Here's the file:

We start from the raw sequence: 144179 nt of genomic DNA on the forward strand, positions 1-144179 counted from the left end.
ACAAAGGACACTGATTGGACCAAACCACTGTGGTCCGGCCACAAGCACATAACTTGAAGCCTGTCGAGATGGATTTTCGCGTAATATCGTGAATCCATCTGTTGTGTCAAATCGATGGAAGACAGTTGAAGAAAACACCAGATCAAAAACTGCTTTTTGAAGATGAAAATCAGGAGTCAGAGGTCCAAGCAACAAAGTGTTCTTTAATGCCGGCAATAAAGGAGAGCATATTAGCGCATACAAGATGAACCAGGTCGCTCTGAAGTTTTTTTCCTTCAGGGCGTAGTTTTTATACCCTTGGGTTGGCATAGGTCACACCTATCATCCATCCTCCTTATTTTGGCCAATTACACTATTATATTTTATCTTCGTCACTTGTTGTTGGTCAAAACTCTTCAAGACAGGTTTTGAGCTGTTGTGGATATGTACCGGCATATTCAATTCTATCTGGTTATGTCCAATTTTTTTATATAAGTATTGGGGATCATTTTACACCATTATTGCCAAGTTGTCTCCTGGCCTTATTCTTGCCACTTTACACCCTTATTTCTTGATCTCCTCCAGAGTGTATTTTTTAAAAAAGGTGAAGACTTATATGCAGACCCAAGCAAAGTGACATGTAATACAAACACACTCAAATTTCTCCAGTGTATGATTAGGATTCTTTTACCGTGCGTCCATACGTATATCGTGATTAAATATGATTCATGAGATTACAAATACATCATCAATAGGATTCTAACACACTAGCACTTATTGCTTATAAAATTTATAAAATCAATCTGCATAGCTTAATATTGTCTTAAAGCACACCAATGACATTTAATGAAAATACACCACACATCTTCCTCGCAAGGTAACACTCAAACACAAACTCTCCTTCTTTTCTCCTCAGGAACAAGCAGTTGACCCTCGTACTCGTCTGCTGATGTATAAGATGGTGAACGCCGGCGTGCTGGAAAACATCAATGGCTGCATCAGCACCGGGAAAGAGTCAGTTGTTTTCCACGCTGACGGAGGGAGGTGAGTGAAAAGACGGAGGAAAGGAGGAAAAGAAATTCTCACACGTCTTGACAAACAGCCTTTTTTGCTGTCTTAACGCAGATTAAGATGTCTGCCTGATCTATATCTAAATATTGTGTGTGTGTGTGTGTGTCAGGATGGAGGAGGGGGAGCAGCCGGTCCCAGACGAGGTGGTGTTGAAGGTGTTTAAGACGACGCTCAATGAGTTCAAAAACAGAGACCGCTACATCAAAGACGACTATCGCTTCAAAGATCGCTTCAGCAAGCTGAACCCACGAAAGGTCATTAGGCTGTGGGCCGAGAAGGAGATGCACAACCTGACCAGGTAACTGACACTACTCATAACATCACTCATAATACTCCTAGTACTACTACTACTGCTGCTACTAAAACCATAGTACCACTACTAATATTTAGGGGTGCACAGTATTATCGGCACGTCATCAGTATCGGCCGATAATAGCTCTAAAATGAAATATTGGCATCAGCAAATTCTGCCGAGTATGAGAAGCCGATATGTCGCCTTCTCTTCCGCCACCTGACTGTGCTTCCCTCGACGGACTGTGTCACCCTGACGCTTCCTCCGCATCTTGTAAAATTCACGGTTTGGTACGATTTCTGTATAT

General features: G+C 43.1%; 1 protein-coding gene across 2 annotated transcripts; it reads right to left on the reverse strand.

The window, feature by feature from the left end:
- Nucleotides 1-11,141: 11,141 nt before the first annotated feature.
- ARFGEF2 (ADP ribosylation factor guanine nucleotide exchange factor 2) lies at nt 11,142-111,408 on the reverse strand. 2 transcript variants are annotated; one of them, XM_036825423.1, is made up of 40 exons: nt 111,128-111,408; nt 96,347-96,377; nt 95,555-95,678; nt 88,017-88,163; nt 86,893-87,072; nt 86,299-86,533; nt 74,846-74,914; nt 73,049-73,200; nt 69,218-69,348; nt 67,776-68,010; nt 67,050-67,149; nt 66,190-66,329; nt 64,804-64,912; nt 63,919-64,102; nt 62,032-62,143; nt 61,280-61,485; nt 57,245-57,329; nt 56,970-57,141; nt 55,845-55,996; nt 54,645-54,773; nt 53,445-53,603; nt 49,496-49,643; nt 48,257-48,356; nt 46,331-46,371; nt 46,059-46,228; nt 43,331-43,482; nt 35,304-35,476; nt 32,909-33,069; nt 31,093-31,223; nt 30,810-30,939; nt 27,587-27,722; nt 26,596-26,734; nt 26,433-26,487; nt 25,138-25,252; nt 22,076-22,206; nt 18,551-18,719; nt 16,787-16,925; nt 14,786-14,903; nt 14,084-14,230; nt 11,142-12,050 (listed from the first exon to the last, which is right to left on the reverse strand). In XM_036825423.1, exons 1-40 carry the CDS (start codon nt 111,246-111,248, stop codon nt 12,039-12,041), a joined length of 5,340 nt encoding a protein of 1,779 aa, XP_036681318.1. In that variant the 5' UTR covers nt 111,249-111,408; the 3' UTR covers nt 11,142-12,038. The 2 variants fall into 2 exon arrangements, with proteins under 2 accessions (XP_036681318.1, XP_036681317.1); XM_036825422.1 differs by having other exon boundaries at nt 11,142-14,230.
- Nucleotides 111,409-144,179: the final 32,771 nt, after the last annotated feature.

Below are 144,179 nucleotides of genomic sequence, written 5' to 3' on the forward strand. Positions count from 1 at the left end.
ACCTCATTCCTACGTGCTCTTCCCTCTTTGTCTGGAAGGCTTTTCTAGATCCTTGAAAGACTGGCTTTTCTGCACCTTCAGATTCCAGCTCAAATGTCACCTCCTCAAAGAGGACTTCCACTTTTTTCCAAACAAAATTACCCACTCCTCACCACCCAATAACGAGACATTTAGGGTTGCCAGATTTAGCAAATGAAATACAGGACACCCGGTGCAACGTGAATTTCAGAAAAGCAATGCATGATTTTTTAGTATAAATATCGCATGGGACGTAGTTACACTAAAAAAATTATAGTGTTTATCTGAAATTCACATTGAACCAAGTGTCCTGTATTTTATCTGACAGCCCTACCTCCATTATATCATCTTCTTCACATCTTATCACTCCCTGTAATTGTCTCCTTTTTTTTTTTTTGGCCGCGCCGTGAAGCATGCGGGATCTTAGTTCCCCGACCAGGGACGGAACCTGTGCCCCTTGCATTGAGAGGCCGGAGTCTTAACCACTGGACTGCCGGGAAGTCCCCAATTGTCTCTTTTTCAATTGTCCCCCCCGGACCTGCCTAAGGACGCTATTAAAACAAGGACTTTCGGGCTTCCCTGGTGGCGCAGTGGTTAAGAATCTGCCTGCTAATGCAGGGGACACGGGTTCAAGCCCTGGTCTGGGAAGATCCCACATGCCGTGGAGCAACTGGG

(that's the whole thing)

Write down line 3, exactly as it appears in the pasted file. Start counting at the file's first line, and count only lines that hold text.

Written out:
General features: G+C 43.1%; 1 protein-coding gene across 2 annotated transcripts; it reads right to left on the reverse strand.